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District of Columbia v. Group Hospitalization and Medical Services


September 15, 2008


The opinion of the court was delivered by: Ellen Segal Huvelle United States District Judge


Plaintiff District of Columbia ("the District") brings this action against defendants Group Hospitalization and Medical Services, Inc. ("GHMSI") and CareFirst, Inc. ("CareFirst"), alleging that defendants have willfully violated GHMSI's federal charter by operating GHMSI contrary to its public service mission and have breached GHMSI's charitable trust obligations by misappropriating its assets. (Compl. ¶¶ 27-31.) Plaintiff has filed a motion to remand the case to the Superior Court of the District of Columbia on the basis of lack of subject matter jurisdiction. For the reasons stated herein, plaintiff's motion to remand will be denied.


Defendant GHMSI is an interstate non-profit corporation with more than one million certificate holders who live and work in the District, Maryland, and Virginia. (Id. ¶ 4.) GHMSI's primary business is selling health insurance and administering health plans. (Id.)

GHMSI was created by a congressional charter in 1939. See Pub. L. No. 395, 53 Stat. 1412 (1939). The federal charter sets forth GHMSI's corporate structure and purpose. Since 1984, GHMSI has been "authorized and empowered" by its charter

(a) to enter into contracts with individuals or groups of individuals to provide for hospitalization of such individuals, upon payment of specified rates or premiums, and to issue to such individuals appropriate certificates evidencing such contracts;

(b) to enter into contracts with hospitals and other providers for the care and treatment of such individuals, in accordance with the terms of such certificates;

(c) to cooperate, consolidate, or contract with individuals, groups, or organizations interested in promoting and safeguarding the public health; and (d) to engage in any lawful business that is incidental to or supportive of the business and affairs of this corporation.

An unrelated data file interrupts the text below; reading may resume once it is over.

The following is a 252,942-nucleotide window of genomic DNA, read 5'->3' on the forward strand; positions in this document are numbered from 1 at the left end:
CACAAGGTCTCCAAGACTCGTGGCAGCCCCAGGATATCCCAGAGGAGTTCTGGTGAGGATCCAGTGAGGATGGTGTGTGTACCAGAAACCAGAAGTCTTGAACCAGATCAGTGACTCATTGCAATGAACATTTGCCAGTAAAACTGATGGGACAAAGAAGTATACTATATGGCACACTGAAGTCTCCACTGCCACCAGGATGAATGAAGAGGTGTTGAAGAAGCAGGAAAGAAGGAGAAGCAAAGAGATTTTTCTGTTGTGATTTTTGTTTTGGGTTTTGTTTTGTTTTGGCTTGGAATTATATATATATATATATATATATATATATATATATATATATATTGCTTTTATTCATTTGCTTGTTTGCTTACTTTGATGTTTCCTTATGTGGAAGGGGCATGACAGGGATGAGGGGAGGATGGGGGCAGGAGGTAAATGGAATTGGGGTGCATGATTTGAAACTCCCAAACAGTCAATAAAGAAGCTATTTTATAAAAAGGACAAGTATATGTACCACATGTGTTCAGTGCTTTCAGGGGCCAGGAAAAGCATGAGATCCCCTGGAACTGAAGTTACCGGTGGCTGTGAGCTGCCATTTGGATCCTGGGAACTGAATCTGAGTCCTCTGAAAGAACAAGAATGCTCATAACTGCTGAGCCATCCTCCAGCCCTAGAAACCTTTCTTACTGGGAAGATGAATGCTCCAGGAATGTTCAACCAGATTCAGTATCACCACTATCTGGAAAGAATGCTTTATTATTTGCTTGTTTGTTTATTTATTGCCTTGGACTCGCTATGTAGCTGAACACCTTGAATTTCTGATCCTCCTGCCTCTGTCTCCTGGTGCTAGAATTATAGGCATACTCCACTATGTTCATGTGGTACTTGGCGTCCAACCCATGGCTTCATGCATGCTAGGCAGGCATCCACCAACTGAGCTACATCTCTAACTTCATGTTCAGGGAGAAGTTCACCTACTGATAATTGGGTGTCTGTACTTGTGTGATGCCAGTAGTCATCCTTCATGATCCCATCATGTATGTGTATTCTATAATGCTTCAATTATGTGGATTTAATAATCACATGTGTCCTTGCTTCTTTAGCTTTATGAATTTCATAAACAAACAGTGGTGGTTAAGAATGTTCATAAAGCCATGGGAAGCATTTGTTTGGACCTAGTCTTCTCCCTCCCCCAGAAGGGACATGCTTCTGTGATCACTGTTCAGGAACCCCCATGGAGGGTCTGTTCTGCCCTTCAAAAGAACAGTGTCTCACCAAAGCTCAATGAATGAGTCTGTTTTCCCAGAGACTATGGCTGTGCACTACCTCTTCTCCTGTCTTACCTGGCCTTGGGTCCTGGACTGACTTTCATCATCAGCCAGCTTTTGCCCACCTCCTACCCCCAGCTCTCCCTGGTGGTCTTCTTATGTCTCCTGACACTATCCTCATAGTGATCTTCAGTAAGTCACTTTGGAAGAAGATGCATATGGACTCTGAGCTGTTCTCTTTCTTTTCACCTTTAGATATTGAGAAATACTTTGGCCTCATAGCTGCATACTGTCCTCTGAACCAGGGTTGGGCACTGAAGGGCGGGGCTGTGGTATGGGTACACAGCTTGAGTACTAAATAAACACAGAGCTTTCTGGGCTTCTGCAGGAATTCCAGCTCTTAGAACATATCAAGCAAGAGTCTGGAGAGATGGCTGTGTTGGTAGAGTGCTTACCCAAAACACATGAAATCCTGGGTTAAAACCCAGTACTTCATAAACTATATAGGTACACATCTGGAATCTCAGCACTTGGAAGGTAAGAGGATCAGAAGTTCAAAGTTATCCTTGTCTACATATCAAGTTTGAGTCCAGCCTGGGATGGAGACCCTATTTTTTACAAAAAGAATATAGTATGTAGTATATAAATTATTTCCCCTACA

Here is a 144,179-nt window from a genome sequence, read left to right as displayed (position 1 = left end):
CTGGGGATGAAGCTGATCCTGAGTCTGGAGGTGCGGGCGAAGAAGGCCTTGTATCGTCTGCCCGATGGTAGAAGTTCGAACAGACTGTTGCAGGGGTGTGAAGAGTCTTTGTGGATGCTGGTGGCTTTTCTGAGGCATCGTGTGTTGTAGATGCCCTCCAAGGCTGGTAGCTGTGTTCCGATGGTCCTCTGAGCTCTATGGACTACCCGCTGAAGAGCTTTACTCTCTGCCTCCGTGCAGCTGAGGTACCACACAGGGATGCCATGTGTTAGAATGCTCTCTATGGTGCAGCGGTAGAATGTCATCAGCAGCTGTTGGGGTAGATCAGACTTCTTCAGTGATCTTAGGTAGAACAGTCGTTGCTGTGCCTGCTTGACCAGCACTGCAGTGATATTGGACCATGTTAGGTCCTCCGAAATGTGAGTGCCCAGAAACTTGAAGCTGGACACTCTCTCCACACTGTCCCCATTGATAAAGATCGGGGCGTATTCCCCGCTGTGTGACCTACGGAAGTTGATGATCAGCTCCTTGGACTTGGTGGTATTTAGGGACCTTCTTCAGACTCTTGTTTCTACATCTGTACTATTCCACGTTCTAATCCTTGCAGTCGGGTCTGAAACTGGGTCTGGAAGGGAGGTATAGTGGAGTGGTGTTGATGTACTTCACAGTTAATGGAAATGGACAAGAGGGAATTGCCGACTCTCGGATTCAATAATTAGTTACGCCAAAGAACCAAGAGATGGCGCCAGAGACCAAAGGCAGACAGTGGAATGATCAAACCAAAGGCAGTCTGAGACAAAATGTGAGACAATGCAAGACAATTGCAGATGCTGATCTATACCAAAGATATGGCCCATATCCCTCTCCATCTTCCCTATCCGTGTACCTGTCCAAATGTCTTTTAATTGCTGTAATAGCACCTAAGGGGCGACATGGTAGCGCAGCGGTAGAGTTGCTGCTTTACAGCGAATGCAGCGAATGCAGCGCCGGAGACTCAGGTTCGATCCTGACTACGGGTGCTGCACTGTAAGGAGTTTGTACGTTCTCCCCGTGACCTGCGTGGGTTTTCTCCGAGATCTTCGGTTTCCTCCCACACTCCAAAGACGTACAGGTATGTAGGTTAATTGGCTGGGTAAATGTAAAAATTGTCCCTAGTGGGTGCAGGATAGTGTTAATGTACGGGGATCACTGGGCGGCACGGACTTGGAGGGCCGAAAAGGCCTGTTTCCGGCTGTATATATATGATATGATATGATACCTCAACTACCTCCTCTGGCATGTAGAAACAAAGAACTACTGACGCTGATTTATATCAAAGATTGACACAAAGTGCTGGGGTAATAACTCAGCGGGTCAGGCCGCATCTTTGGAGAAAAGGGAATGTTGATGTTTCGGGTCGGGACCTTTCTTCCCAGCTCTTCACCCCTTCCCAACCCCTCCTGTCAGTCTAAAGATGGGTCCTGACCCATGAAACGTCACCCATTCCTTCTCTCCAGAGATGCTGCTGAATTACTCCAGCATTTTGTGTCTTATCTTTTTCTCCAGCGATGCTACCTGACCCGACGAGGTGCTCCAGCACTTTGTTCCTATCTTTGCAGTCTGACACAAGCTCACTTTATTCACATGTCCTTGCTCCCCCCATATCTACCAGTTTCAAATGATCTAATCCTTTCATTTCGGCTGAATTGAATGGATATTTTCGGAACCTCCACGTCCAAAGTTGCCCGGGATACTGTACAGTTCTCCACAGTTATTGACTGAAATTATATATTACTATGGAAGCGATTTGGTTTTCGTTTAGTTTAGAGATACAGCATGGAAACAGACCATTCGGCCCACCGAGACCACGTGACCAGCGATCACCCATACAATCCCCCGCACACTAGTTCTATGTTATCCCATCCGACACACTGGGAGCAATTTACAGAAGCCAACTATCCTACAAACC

Id. at § 2; see also Pub. L. No. 105-149, 111 Stat. 2684 (1997); Pub. L. No. 98-493, 98 Stat. 2272 (1984). Section 3 of GHMSI's charter states that the corporation "shall not be conducted for profit, but shall be conducted for the benefit of [its] certificate holders." Pub. L. No. 395, § 3, 53 Stat. 1412 (1939). Section 8 declares GHMSI to be a "charitable and benevolent institution, and all of its funds and property shall be exempt from taxation other than taxes on real estate."*fn1 Id. at § 8.

In 1993, Congress amended GHMSI's charter to provide that the corporation shall be domiciled in the District and "shall be licensed and regulated by the District of Columbia in accordance with the laws and regulations of the District of Columbia." Pub. L. No. 103-127, §§ 138(a) and (b)(1), 107 Stat. 1336, 1349 (1993).

The dispute between the parties arose shortly after defendant CareFirst, a Maryland-based, non-profit holding company, assumed control of GHMSI in 1997. (Compl. ¶¶ 5, 9.) Under the management and control of CareFirst, GHMSI achieved dramatic growth in capital and, by 2007, GHMSI had a surplus in excess of $750 million. (Id. ¶¶ 9-14, 24.) According to plaintiff, "the pursuit of profitable business and the building of asset value became GHMSI's bottom-line goals." (Id. 9.)

On June 24, 2008, plaintiff filed suit in the Superior Court of the District of Columbia. Plaintiff's complaint alleges that defendants "willfully violated GHMSI's charter" by operating GHMSI "for other than nonprofit purposes" and "contrary to its mission as a charitable and benevolent institution" (id. ¶¶ 27-28), and that defendants have used GHMSI's assets "inconsistently with [GHMSI's] charitable purposes," which constitutes a "breach of the charitable trust applicable to these assets." (Id. ¶¶ 29-31). Plaintiff seeks declaratory relief, an order of rehabilitation, and other equitable relief.

On July 16, 2008, defendants removed this action claiming federal question jurisdiction. Plaintiff's timely motion to remand is currently before the Court.


A defendant may properly remove a civil action from a state court when the federal district court has original subject matter jurisdiction. 28 U.S.C. § 1441(a). Federal courts have original jurisdiction over "all civil actions arising under the Constitution, laws, or treaties of the United States." 28 U.S.C. § 1331. A case "arises under" federal law if a "well-pleaded complaint establishes . . . that the plaintiff's right to relief necessarily depends on resolution of a substantial question of federal law." Franchise Tax Bd. v. Constr. Laborers Vacation Trust, 463 U.S. 1, 27-28 (1983). In such cases, "federal-question jurisdiction will lie over state-law claims that implicate significant federal issues." Grable & Sons Metal Prods. v. Darue Eng'g & Mfg., 545 U.S. 308, 312 (2005). This doctrine "captures the commonsense notion that a federal court ought to be able to hear claims recognized under state law that nonetheless turn on substantial questions of federal law." Id.